Tweets by @StanfordSports

79-77 is your final from Provo after a furious comeback falls barely short at the end. Card get No. 9 Texas in Austin next. Tough draw.: 18 hours ago, Stanford Daily Sport
Card looked sloppy and lost at times, but this team's resiliency is really something else. Just won't go away easily.: 18 hours ago, Stanford Daily Sport
Stanford and Randle got the looks that they wanted at the end, and the shots just didn't fall. That happens, not much you can do about that.: 18 hours ago, Stanford Daily Sport
Card get the ball back down 79-77 with 4.8 to go, and Randle misses the buzzer-beater. BYU wins by that final score.: 18 hours ago, Stanford Daily Sport
Randle misses the long 3 on a clean look. Stanford will get the ball back with a chance.: 18 hours ago, Stanford Daily Sport
Travel. Stanford down 2, gets the ball back and can kill the clock.: 18 hours ago, Stanford Daily Sport
Randle with the clutch 3! We have a two-point game, 79-77 with just under a minute to go. ESPNU. Don't miss this ending.: 18 hours ago, Stanford Daily Sport
Two forced turnovers later, it's back to a 77-72 game. Stanford doing whatever it can to stick around.: 18 hours ago, Stanford Daily Sport
Stanford playing sloppy ball, BYU playing clean, foul-free ball on the other end. It's 72-59 Cougars, who have opened it up with 5 to play.: 18 hours ago, Stanford Daily Sport

Dominant run pushes Card past Seminoles, into Sweet 16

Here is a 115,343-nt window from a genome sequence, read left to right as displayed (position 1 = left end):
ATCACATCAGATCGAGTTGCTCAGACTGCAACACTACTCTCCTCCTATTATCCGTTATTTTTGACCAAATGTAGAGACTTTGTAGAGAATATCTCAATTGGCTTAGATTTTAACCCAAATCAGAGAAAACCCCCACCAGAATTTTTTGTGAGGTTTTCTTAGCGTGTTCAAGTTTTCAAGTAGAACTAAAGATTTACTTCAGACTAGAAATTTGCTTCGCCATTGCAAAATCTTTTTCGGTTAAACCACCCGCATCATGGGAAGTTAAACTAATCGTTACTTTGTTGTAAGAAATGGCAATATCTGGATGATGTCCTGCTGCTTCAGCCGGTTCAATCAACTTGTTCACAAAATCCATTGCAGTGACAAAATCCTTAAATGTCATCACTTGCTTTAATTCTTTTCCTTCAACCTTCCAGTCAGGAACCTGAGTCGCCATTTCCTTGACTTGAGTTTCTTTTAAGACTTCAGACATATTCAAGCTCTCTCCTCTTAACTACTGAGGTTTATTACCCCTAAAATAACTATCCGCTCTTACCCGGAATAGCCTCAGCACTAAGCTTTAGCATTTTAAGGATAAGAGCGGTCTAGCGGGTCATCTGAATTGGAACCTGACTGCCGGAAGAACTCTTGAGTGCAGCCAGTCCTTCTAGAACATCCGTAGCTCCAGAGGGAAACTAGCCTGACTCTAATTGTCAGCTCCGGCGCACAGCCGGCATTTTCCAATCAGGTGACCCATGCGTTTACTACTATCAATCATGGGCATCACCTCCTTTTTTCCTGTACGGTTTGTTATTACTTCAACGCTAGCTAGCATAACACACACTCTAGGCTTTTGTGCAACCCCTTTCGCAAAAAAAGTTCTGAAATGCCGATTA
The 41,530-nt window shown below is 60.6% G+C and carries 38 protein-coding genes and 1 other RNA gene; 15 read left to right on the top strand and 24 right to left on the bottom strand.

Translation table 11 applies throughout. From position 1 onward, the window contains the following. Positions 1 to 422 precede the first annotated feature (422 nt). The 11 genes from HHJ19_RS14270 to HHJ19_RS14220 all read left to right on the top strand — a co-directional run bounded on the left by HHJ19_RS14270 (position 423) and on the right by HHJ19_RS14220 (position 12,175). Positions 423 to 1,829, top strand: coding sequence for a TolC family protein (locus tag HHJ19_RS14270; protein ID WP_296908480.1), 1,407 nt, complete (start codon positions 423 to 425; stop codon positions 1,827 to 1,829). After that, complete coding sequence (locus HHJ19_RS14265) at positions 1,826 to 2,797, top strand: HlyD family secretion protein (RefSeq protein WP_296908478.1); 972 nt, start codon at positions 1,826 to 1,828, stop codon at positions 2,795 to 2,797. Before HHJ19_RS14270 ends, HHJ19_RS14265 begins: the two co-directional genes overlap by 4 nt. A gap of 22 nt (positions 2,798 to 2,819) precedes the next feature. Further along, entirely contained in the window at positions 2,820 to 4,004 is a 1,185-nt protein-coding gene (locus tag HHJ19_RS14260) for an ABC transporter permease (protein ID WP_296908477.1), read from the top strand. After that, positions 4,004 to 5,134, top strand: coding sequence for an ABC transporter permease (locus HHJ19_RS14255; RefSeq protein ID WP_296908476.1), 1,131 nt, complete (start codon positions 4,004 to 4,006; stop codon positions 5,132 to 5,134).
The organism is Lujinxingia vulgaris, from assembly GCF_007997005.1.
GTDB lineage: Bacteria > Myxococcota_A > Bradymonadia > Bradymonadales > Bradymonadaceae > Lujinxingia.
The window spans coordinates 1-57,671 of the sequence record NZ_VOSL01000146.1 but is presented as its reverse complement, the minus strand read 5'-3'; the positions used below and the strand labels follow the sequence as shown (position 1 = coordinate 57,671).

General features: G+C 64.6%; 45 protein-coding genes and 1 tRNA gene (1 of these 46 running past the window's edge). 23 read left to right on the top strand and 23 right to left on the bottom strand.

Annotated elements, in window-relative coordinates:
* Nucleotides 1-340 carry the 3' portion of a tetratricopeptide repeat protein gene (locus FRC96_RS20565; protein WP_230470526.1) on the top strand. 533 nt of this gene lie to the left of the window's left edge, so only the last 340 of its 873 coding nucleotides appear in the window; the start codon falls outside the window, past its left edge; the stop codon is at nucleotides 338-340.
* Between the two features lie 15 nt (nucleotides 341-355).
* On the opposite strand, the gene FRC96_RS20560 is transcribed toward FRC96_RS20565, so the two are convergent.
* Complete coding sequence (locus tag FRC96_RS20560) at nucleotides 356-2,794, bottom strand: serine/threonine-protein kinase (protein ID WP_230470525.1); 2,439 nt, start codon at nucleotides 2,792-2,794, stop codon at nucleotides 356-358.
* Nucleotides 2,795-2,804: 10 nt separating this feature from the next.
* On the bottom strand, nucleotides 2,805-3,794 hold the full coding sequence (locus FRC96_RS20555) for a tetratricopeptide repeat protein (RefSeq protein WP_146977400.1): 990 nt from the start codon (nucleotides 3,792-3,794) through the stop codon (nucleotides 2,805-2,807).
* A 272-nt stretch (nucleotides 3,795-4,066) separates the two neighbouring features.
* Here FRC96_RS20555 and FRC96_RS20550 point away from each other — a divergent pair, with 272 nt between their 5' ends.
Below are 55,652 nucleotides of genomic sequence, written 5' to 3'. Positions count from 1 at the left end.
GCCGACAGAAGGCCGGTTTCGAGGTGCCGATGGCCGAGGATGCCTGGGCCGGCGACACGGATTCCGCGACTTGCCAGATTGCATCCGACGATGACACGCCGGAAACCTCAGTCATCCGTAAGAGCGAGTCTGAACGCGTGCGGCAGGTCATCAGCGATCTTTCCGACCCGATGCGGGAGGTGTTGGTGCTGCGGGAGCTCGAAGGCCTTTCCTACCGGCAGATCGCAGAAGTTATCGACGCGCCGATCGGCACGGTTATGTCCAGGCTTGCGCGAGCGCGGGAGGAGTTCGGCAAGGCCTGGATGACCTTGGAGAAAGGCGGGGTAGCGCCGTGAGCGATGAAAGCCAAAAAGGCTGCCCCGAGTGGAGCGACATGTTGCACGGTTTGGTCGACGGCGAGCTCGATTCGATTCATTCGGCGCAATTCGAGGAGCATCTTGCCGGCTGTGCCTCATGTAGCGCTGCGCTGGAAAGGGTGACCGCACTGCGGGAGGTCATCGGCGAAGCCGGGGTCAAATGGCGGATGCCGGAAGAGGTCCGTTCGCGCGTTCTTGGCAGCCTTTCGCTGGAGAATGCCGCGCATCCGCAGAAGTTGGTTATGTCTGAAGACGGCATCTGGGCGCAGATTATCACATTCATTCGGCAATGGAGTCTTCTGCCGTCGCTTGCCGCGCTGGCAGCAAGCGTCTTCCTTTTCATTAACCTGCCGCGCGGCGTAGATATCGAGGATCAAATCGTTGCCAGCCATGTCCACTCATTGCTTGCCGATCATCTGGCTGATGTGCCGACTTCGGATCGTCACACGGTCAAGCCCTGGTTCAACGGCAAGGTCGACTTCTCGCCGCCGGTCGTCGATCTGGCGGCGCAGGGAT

Stanford women’s basketball (31-3, 17-1 Pac-12) advanced past the second round of the NCAA tournament in Ames, Iowa, joining the Cardinal men’s squad in the Sweet 16. The women beat Florida State 63-44 on Monday, a day after the men upset Kansas in St. Louis, Mo.

Star senior Chiney Ogwumike (above) will get to play at Maples Pavilion at least once more, as the Cardinal beat Florida State to advance to the Sweet 16. (BOB DREBIN/StanfordPhoto.com)

at least once more, as the Cardinal beat Florida State to advance to the Sweet 16. (BOB DREBIN/StanfordPhoto.com)

No. 10 seed Florida State (21-12, 7-9 ACC) jumped out to an early eight-point lead eight minutes into the game due its athleticism and aggressive play. The Cardinal were able to draw on their experience from coming from 17 points behind to win at USC in February, so they knew what to do when down early against the Seminoles and had the confidence to keep taking shots, take better care of the ball and continue to work hard.